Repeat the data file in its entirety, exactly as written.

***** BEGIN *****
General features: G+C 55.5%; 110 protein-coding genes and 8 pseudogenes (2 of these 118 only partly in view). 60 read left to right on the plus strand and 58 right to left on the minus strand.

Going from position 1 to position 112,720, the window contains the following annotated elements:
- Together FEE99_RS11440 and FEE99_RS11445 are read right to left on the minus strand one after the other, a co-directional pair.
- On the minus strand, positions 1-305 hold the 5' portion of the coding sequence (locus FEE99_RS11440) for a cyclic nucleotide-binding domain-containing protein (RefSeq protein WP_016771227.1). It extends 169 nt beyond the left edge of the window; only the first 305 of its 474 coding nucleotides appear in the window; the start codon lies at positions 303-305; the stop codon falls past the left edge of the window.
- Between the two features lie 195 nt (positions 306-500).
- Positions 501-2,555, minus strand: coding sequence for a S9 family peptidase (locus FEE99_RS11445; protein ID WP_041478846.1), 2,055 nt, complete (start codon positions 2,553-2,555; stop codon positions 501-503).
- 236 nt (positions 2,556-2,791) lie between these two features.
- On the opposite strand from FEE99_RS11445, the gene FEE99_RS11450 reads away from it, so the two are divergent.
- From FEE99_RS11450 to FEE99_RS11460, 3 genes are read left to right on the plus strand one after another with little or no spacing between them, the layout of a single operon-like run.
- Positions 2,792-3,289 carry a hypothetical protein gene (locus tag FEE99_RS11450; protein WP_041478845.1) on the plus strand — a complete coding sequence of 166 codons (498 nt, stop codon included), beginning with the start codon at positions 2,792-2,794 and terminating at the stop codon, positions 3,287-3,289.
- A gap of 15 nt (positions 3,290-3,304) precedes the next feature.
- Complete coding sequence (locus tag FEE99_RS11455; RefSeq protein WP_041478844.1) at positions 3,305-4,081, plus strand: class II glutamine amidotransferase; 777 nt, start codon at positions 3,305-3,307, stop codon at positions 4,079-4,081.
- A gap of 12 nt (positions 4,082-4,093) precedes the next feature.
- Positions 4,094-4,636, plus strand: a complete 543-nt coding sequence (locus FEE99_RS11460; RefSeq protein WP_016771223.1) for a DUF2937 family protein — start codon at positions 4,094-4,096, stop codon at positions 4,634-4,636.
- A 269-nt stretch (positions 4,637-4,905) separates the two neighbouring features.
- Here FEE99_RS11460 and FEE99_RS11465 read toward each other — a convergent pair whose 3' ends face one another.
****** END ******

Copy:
General features: G+C 55.5%; 110 protein-coding genes and 8 pseudogenes (2 of these 118 only partly in view). 60 read left to right on the plus strand and 58 right to left on the minus strand.

Going from position 1 to position 112,720, the window contains the following annotated elements:
- Together FEE99_RS11440 and FEE99_RS11445 are read right to left on the minus strand one after the other, a co-directional pair.
- On the minus strand, positions 1-305 hold the 5' portion of the coding sequence (locus FEE99_RS11440) for a cyclic nucleotide-binding domain-containing protein (RefSeq protein WP_016771227.1). It extends 169 nt beyond the left edge of the window; only the first 305 of its 474 coding nucleotides appear in the window; the start codon lies at positions 303-305; the stop codon falls past the left edge of the window.
- Between the two features lie 195 nt (positions 306-500).
- Positions 501-2,555, minus strand: coding sequence for a S9 family peptidase (locus FEE99_RS11445; protein ID WP_041478846.1), 2,055 nt, complete (start codon positions 2,553-2,555; stop codon positions 501-503).
- 236 nt (positions 2,556-2,791) lie between these two features.
- On the opposite strand from FEE99_RS11445, the gene FEE99_RS11450 reads away from it, so the two are divergent.
- From FEE99_RS11450 to FEE99_RS11460, 3 genes are read left to right on the plus strand one after another with little or no spacing between them, the layout of a single operon-like run.
- Positions 2,792-3,289 carry a hypothetical protein gene (locus tag FEE99_RS11450; protein WP_041478845.1) on the plus strand — a complete coding sequence of 166 codons (498 nt, stop codon included), beginning with the start codon at positions 2,792-2,794 and terminating at the stop codon, positions 3,287-3,289.
- A gap of 15 nt (positions 3,290-3,304) precedes the next feature.
- Complete coding sequence (locus tag FEE99_RS11455; RefSeq protein WP_041478844.1) at positions 3,305-4,081, plus strand: class II glutamine amidotransferase; 777 nt, start codon at positions 3,305-3,307, stop codon at positions 4,079-4,081.
- A gap of 12 nt (positions 4,082-4,093) precedes the next feature.
- Positions 4,094-4,636, plus strand: a complete 543-nt coding sequence (locus FEE99_RS11460; RefSeq protein WP_016771223.1) for a DUF2937 family protein — start codon at positions 4,094-4,096, stop codon at positions 4,634-4,636.
- A 269-nt stretch (positions 4,637-4,905) separates the two neighbouring features.
- Here FEE99_RS11460 and FEE99_RS11465 read toward each other — a convergent pair whose 3' ends face one another.